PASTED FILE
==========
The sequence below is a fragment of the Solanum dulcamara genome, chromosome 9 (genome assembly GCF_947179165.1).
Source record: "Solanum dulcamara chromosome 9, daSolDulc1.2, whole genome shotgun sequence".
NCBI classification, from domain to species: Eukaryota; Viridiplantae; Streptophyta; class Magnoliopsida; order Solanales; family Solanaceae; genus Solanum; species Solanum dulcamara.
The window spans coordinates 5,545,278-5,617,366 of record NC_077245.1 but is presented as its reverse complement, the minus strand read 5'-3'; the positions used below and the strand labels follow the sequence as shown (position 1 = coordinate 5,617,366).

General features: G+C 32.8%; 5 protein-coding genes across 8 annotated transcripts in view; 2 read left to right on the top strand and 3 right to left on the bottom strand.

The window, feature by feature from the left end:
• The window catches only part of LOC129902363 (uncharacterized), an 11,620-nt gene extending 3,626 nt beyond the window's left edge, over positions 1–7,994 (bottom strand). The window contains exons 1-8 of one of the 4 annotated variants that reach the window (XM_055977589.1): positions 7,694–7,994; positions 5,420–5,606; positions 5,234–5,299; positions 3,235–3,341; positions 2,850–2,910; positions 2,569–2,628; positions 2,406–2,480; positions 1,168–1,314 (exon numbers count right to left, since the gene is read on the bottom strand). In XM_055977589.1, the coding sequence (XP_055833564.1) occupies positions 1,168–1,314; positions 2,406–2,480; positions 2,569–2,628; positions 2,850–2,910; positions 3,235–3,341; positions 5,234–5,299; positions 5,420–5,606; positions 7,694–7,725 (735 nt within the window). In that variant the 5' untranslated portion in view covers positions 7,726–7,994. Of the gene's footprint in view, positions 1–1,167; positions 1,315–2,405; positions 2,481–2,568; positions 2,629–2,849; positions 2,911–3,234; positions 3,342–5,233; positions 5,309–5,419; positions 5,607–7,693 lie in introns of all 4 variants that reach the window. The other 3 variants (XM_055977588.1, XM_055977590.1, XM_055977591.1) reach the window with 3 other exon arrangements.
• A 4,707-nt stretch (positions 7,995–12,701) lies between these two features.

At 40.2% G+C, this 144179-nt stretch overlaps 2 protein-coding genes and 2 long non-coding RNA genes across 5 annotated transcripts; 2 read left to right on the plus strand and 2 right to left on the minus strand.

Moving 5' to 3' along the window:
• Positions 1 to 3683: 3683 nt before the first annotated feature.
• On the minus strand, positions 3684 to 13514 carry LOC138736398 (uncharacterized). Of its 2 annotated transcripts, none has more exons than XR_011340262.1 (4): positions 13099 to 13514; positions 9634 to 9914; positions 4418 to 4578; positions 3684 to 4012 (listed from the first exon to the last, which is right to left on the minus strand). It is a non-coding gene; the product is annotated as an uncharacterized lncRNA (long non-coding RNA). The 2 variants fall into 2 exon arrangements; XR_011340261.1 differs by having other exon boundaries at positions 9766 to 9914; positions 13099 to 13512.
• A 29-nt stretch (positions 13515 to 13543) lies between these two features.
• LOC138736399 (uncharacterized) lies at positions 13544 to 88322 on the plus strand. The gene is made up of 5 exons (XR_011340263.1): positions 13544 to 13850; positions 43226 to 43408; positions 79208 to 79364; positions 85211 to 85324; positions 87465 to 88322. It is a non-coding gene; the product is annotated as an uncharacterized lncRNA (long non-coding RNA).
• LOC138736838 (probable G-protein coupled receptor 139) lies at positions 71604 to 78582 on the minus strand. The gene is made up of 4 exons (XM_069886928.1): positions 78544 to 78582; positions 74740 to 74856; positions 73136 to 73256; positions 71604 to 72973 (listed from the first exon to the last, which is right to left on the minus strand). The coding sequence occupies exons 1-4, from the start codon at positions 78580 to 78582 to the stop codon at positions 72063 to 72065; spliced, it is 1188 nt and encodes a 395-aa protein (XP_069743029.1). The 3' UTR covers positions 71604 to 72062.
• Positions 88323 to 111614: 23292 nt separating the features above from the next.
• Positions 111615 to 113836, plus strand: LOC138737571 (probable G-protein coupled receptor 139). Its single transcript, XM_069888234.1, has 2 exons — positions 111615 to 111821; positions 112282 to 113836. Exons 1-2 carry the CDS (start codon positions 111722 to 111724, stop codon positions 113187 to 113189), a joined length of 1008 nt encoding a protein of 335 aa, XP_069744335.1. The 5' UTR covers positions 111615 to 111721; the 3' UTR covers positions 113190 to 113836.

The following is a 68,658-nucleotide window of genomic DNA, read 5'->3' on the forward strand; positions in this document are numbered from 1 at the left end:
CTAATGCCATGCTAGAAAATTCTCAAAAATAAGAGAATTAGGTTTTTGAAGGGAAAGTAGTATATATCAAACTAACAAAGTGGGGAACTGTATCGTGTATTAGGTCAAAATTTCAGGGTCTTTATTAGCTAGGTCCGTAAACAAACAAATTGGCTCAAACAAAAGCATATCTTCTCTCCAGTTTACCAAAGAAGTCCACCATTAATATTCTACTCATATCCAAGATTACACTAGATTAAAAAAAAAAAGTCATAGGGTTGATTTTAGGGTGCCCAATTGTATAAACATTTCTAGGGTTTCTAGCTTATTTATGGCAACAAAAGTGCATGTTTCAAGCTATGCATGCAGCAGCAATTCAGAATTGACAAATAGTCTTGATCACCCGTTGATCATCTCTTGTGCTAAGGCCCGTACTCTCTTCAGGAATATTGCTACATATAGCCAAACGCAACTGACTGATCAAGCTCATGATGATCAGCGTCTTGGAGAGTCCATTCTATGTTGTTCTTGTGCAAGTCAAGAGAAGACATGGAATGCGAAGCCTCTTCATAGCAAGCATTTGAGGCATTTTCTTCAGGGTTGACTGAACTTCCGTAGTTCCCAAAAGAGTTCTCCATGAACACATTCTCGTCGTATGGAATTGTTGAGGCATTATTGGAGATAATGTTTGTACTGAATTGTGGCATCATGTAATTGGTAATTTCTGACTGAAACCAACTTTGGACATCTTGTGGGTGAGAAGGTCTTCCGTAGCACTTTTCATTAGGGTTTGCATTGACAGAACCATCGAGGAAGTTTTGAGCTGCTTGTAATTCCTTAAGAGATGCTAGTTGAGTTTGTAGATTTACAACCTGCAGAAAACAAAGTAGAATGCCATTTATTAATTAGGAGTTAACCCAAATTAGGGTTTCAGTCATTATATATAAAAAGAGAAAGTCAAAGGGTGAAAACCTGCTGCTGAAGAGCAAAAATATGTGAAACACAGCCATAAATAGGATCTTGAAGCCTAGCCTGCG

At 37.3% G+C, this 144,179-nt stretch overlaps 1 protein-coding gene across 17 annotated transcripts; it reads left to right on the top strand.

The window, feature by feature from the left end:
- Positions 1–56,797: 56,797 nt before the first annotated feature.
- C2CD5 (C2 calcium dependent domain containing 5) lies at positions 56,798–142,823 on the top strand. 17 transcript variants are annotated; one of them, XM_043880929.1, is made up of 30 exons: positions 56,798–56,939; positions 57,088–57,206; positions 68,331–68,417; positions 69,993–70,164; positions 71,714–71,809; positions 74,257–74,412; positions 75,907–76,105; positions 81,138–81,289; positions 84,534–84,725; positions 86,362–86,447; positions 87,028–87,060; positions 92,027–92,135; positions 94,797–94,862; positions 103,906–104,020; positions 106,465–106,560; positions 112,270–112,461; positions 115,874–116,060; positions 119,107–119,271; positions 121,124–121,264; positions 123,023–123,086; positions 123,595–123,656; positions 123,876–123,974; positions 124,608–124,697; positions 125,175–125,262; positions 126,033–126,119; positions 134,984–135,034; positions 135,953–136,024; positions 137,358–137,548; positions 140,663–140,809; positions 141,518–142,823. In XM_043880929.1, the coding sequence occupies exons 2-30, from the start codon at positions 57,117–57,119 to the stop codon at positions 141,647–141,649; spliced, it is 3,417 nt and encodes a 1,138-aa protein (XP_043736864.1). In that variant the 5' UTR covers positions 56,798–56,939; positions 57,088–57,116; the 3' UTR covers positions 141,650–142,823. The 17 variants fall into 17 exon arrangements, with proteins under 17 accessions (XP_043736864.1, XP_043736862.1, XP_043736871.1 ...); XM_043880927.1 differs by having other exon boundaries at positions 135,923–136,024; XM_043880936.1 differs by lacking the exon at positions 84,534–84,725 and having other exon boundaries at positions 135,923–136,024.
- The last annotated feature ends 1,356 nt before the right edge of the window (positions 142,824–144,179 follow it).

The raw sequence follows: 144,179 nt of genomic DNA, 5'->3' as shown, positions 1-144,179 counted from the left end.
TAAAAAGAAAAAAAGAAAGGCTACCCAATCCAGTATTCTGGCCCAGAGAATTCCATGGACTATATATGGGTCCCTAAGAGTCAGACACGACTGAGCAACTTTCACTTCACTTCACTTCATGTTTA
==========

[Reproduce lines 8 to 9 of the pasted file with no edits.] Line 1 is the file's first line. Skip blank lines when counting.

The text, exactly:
• A 4,707-nt stretch (positions 7,995–12,701) lies between these two features.

At 40.2% G+C, this 144179-nt stretch overlaps 2 protein-coding genes and 2 long non-coding RNA genes across 5 annotated transcripts; 2 read left to right on the plus strand and 2 right to left on the minus strand.